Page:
Posted by Neil Paine on September 15, 2009
Recently, you may have noticed that we updated the "Leaders" page here at Basketball-Reference, adding a "Progressive" column to both the regular-season and playoff leaderboard menus. It was a feature we had intended to add for a long time, and one we now share with our sister site Baseball-Reference. In fact, it's proven to be a popular page over at B-R, so today I'm going to let you know what the progressive leaderboards can do for you here as well.
Basically, a progressive leaderboard page tracks the progression of the record in a specific category. Take, for instance, points scored... At that page, there are four items per year, arranged by column. On the far left, you have the yearly leaders, which is more for convenience's sake than anything else (the same data can be found on the yearly leaderboard page, but it's nice to have that info on the same page as the progressive leaderboards). To the right of the yearly column, you'll see columns marked "active" and "career". This is where you can see the progression of the all-time record through the years: for each year, these columns tell you what the all-time record was in the category through the end of the season, in addition to showing who had the best career total/average among players who were active during the season in question. So, using our points example, in 1972-73 Wilt Chamberlain was both the active leader and the all-time leader; however, Wilt retired before 1973-74, and for that season you can see that Oscar Robertson became the new active scoring leader, while Wilt continued to hold the all-time career record. Finally, on the far right side of the table, we list the single-season record in the category through the end of the season in question (Chamberlain's points record of 4,029, of course, has stood since 1962 and is unlikely to ever be broken).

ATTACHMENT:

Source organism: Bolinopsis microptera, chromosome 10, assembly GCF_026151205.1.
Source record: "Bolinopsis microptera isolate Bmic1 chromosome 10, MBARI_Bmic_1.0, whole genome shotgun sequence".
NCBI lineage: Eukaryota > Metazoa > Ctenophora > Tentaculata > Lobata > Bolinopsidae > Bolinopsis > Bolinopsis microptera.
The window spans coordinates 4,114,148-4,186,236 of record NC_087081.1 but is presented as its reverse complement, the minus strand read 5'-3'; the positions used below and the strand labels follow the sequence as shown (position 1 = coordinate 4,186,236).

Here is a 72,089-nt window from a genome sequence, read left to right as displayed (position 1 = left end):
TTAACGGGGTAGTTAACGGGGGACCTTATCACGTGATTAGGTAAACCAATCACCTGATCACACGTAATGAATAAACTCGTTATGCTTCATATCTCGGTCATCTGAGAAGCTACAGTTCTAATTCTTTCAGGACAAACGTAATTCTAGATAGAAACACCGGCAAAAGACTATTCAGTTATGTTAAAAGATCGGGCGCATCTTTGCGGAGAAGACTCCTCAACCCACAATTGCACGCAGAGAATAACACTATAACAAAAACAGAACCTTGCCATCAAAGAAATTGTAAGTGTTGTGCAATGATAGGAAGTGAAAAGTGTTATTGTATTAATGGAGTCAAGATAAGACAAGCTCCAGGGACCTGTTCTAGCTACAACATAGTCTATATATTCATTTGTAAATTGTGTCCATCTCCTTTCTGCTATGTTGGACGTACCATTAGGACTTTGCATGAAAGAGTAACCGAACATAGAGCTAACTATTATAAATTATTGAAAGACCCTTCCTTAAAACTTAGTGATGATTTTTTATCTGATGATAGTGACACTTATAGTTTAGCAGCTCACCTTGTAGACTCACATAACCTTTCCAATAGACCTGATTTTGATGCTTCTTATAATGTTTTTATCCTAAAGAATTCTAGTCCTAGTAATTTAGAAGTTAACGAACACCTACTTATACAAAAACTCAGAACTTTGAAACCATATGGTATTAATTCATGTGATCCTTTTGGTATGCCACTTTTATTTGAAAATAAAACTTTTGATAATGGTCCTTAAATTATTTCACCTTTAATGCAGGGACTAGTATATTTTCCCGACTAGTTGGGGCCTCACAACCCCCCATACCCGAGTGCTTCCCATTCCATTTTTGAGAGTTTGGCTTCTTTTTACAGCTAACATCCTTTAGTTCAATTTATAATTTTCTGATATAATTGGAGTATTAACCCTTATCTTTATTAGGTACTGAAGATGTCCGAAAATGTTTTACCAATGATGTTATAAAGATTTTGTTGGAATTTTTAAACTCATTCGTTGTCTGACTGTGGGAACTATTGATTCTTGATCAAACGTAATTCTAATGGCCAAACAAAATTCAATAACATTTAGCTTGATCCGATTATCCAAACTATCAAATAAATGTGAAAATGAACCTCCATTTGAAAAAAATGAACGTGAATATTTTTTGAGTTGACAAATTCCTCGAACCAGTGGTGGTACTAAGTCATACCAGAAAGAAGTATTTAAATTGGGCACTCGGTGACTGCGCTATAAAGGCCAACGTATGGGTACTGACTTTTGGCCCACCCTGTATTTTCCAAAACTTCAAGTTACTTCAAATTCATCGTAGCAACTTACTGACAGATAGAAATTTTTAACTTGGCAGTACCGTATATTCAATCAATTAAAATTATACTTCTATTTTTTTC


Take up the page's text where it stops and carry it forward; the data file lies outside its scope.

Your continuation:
So that's a quick a rundown of the information you can find on our progressive leaderboard pages. I think they're pretty cool to look at when you want to learn about the history of the league, and you're almost guaranteed to find out something that you didn't know before... Like the fact that George Yardley briefly held the all-time record for most points in a season after scoring 2,001 in 1957-58. Props to you, George!